Q: The most touching part of the show is when rewards are given to some of the outstanding employees who surface during the segment. Is it happening this time too?

A: Yes there are rewards including for some in Connecticut. I knew we had good people out there in our organization. But when you sit and talk with them alone for 10 or 15 minutes and hear their stories beyond the job. You take the time to learn about them. That was amazing.

To view a sneak peek of the show go here.


‘Two Dogs’ Bozsum of Mohegan Sun Goes ‘Undercover Boss’

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Bruce ‘Two Dogs’ Bozsum is going undercover celebrity style. The well-known longtime tribal councilor at Mohegan Sun will be featured on the popular CBS reality tv show ‘Undercover Boss’ in January. Here’s the scoop from casino officials!

‘Watch Mohegan Tribal Councilor Bruce “Two Dogs” Bozsum as he goes undercover at two of its properties, Mohegan Sun in Connecticut and Mohegan Sun at Pocono Downs in Pennsylvania, on CBS’s hit show UNDERCOVER BOSS on Friday, January 10th.

Towards the end of his term as Chairman, Bozsum went undercover at the gaming, hotel and entertainment destinations as he prepared to pass the business on to the next Chairman of the Mohegan Tribal Council. In the episode, Bozsum learns the high-stakes role of slot attending and nearly runs out of gas as he retrieves cars from the valet.

More details about this episode of UNDERCOVER BOSS will be revealed closer to the air date which is set for Friday, January 10, 2014 from 8:00pm – 9:00pm ET/PT on the CBS Television Network.’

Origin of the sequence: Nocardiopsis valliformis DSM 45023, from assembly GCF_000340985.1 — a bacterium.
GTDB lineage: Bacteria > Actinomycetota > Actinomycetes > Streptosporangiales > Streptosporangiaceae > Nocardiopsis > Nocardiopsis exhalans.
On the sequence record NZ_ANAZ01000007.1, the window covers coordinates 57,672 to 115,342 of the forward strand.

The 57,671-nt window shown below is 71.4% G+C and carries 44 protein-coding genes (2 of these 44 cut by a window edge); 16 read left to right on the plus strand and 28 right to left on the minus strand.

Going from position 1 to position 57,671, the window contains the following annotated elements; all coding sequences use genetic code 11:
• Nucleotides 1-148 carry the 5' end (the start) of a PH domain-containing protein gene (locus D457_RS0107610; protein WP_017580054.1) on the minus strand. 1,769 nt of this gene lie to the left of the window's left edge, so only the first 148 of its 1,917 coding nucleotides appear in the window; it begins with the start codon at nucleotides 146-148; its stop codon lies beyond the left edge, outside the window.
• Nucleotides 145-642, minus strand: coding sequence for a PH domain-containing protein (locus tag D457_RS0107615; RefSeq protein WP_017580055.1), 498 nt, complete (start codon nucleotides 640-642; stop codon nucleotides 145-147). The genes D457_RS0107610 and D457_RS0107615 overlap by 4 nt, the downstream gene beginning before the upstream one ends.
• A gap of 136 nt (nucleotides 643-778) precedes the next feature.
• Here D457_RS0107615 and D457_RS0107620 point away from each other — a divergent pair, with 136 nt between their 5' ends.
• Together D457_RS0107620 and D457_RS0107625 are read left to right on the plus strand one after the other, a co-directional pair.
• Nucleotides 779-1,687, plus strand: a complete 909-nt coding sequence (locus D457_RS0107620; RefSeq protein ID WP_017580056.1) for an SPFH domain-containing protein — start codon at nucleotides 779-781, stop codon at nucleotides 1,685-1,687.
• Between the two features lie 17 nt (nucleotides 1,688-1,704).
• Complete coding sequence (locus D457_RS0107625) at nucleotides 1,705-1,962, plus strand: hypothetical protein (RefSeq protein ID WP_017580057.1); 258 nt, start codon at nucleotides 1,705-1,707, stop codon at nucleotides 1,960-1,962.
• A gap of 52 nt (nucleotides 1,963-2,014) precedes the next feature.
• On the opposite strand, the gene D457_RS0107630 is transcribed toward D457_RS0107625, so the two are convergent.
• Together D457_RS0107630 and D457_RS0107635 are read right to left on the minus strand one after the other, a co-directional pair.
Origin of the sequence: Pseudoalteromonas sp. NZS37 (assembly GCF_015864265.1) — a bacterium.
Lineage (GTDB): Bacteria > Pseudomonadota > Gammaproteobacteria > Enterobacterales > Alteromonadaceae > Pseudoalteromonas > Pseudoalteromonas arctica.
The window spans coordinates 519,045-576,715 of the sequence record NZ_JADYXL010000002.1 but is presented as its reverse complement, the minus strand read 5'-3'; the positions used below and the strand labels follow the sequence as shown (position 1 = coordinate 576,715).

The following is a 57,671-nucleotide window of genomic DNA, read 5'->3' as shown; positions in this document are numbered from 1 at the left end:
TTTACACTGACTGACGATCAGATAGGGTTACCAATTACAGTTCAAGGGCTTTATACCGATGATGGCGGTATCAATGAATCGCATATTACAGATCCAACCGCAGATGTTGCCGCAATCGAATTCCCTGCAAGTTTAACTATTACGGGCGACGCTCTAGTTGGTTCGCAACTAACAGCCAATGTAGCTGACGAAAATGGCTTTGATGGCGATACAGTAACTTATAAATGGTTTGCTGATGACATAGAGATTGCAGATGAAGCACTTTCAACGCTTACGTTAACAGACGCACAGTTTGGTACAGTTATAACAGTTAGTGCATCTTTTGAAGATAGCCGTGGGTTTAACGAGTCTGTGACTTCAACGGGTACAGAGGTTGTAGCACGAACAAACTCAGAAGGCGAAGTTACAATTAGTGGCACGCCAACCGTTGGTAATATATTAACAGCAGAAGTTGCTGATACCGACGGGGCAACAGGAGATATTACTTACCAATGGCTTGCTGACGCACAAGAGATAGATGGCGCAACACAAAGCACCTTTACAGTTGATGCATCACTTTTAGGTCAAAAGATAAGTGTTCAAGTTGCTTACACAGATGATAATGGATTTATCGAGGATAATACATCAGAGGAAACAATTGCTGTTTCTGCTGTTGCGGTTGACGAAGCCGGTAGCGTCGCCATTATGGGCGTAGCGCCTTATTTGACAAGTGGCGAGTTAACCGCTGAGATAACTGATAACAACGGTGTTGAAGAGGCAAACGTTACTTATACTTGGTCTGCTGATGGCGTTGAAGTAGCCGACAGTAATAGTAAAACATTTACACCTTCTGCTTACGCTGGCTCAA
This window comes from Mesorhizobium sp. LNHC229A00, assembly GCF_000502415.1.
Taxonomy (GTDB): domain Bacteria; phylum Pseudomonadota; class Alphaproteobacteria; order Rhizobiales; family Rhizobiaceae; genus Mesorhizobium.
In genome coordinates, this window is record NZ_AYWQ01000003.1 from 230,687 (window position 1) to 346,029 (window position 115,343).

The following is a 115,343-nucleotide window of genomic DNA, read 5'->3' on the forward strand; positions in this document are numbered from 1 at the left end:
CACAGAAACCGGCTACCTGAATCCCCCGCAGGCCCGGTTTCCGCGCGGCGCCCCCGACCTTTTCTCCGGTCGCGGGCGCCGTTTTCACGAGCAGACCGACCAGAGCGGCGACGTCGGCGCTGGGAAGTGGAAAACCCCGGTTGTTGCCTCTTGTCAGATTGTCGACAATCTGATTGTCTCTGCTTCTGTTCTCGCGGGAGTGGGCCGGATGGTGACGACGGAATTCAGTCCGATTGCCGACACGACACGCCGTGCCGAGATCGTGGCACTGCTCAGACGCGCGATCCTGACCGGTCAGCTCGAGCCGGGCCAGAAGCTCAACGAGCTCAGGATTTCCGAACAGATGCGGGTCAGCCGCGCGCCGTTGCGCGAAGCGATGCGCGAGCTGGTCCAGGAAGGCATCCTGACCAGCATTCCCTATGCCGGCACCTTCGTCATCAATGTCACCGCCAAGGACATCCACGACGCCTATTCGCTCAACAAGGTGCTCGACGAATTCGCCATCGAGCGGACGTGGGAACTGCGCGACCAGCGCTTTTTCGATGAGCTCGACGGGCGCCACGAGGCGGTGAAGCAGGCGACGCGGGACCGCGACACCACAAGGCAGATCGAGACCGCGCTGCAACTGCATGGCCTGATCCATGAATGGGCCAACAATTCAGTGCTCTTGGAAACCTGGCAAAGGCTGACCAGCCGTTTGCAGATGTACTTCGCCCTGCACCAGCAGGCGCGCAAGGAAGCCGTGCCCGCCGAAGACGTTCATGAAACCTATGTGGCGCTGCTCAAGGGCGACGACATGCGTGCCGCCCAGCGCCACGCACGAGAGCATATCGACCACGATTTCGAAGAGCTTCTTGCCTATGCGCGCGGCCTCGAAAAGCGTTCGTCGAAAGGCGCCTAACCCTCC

Allison Demers Leaving WRCH

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For 13 years she has been the kind, sweet one… the eternal optimist who rarely had a bad word about anything or anyone, and approached her on-air job at WRCH each day with spirit and enthusiasm.

But longtime radio morning host Allison Demers has announced she is leaving the station.

“My oldest is going to be a senior in high school and I want to be there to do things like visiting colleges with her and being home with them and just doing “mommy” things,” said Demers, who, with husband Frank Campagna, also has a 9-year-old. “I have been in the radio business for 20 years and done so many wonderful things, I want to do this too to feel accomplished.”

Demers, who also worked at KC 101,  is part of the popular 5:30 to 9 a.m. CBS Connecticut Lite 100.5 WRCH-FM Morning Show “Allan, Mike, and Allison” with Allan Camp and Mike Stacy.

“We are crying buckets of tears,” said Stacy about Demers decision to step down. “She is irreplaceable.”

“We will miss her, she has been part of our family for a long time,” said station manager Steve Salhany.

But the search is on for a new morning show co-host with try-outs and guest hosts beginning at the end of the month.

“We really need the estrogen to balance us off,” joked Camp.

Demers, who gets to work around 5 a.m. each and leaves at noon, said she also spends time at special events and watches late night shows so they can be discussed on radio the next day.

“The hours are crazy and I just want a normal life,” she said about the decision she had been contemplating for a while.